As illustrated in FIG. 13, the bowed or curved vertical wall 912 of the energy management structure 900 provides a softer initial crush response than that of the vertical wall 812 of the energy management structure 800. In other words, the bowed or curved vertical wall 912 permits the energy management structure 900 to have an initial “give” or pliability. This initial “give” provides a comfort response to the overall performance of the energy management structure 900. Along with this generally softer response, the bowed vertical wall 912 of the energy management structure 900 may be crushed further than the vertical wall 812 of the energy management structure 800 while still maintaining a nearly perfect elastic response (i.e., a full rebound or very minimal permanent deformation), thereby improving performance for multiple high compression impacts. The vertical wall 812 of the energy management structure 800 provides a greater stiffness response than the bowed vertical wall 912 of the energy management structure 900. This greater stiffness response is due to a more aggressive bending-deformation mode than the bowed vertical wall 912. However, in some embodiments, the vertical wall 812 of the energy management structure 800 may reach a point of plastic deformation at lesser compressive strains than the bowed vertical wall 912.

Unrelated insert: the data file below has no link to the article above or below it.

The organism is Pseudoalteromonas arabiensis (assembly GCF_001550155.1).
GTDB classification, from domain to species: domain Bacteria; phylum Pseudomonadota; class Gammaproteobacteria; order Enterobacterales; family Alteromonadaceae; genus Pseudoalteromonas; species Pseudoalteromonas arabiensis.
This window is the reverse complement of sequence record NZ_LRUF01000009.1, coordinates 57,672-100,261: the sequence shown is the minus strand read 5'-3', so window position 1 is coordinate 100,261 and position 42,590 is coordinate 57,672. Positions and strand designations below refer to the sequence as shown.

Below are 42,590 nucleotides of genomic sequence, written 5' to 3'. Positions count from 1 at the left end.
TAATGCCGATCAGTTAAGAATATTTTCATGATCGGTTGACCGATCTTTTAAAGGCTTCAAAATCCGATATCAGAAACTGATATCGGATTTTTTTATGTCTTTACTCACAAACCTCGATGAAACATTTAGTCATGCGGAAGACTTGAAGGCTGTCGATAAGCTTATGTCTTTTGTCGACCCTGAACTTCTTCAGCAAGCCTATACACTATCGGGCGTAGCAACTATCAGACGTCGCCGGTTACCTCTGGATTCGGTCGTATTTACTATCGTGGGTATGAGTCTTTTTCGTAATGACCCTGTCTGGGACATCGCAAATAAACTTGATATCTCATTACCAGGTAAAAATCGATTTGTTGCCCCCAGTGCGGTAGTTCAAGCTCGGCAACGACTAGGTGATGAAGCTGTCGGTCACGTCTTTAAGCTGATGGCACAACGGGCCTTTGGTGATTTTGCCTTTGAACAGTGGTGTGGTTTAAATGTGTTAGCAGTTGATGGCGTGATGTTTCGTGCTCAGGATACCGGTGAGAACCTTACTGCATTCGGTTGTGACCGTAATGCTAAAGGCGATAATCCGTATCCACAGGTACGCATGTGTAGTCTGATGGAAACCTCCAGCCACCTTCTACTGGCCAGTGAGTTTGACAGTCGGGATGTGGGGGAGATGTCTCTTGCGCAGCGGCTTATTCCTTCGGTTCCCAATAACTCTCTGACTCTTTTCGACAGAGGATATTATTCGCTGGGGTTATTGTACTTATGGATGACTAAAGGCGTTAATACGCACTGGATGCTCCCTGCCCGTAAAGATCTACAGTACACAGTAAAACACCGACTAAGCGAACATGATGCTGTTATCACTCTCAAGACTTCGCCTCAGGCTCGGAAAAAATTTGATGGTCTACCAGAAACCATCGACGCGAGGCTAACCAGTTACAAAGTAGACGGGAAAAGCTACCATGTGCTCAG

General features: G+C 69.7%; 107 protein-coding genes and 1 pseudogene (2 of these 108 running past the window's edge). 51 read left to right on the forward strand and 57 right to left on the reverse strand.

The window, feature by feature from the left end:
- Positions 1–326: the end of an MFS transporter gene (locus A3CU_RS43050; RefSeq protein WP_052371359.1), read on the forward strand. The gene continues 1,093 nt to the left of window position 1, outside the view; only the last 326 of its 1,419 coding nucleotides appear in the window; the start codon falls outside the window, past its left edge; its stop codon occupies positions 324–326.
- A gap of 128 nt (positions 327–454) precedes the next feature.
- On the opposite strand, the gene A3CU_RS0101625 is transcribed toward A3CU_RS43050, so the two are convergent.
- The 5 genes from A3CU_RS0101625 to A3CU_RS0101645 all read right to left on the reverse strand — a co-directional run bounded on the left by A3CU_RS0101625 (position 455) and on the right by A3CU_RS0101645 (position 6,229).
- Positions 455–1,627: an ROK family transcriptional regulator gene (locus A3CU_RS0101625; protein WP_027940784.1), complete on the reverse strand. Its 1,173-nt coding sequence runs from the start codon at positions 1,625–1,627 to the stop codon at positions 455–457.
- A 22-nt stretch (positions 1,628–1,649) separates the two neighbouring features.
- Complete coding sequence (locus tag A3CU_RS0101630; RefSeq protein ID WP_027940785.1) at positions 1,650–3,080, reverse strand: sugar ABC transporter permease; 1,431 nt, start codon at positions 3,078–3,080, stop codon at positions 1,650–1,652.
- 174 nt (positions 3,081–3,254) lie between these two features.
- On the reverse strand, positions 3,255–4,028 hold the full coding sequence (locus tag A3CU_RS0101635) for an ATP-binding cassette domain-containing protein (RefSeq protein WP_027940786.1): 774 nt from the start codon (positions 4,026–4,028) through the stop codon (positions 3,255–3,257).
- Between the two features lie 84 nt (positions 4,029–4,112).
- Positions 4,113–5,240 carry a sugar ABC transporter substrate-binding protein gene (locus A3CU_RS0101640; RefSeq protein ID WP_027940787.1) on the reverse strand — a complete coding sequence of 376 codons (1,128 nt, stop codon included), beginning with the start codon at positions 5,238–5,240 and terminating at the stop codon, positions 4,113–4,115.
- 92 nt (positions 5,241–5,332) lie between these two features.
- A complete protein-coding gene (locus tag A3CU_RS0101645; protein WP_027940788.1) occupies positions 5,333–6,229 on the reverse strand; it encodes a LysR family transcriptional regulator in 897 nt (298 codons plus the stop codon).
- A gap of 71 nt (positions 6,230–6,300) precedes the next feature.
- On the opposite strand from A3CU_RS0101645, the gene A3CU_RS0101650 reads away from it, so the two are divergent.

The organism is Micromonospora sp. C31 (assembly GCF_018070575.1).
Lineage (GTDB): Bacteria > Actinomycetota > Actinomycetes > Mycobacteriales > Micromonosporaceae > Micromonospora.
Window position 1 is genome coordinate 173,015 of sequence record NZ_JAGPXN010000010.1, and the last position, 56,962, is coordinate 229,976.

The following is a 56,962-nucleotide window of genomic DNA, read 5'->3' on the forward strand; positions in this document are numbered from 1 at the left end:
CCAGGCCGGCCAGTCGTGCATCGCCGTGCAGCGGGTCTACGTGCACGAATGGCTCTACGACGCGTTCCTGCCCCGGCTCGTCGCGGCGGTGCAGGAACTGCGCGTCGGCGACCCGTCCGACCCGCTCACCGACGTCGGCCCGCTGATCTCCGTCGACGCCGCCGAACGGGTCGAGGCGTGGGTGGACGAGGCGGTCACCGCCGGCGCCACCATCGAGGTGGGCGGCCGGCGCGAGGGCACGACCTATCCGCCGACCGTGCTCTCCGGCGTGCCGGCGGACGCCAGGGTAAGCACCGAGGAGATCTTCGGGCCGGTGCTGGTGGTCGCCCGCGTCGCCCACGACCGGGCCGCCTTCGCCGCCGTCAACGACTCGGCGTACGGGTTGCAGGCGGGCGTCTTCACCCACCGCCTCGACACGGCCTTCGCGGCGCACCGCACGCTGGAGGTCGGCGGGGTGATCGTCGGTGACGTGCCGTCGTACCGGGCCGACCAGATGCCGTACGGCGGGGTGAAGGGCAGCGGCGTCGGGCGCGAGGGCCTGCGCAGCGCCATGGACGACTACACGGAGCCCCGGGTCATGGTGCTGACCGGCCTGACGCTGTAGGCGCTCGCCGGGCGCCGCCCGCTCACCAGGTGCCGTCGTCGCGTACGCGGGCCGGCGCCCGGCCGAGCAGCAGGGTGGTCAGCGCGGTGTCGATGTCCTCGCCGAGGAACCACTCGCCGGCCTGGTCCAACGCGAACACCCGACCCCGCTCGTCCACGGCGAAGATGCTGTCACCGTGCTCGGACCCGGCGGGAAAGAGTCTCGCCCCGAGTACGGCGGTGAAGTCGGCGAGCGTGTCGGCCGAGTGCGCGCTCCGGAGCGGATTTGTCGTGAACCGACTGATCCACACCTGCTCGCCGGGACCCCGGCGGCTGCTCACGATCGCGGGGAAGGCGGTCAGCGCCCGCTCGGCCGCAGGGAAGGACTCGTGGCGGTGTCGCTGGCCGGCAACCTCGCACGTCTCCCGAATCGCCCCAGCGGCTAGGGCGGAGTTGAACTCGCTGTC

The outer vertical wall of the energy management structures of the present application generally have an outside diameter between about 0.5 inch and about 2.5 inches. In certain embodiments, the outside diameter of the outer cylindrical vertical wall of the energy management structure is about 1.2 inches. Further, the outer vertical wall of the energy management structures generally have a height between about 0.3 inch and about 1.75 inches. In certain embodiments, the height of the outer cylindrical vertical wall of the energy management structure is about 0.75 inch.

Any one or more vertical wall of the energy management structures may have a draft. The draft angle of the vertical wall may range between 0 degrees (i.e., no draft) and about 10 degrees. For example, FIG. 8B illustrates a draft angle AD of the vertical wall 812 with respect to the vertical axis 802 of the energy management structure 800. In one embodiment, the draft angle AD of the vertical wall 812 is about 3.0 degrees, i.e., each side of the wall is drafted 1.5 degrees from vertical.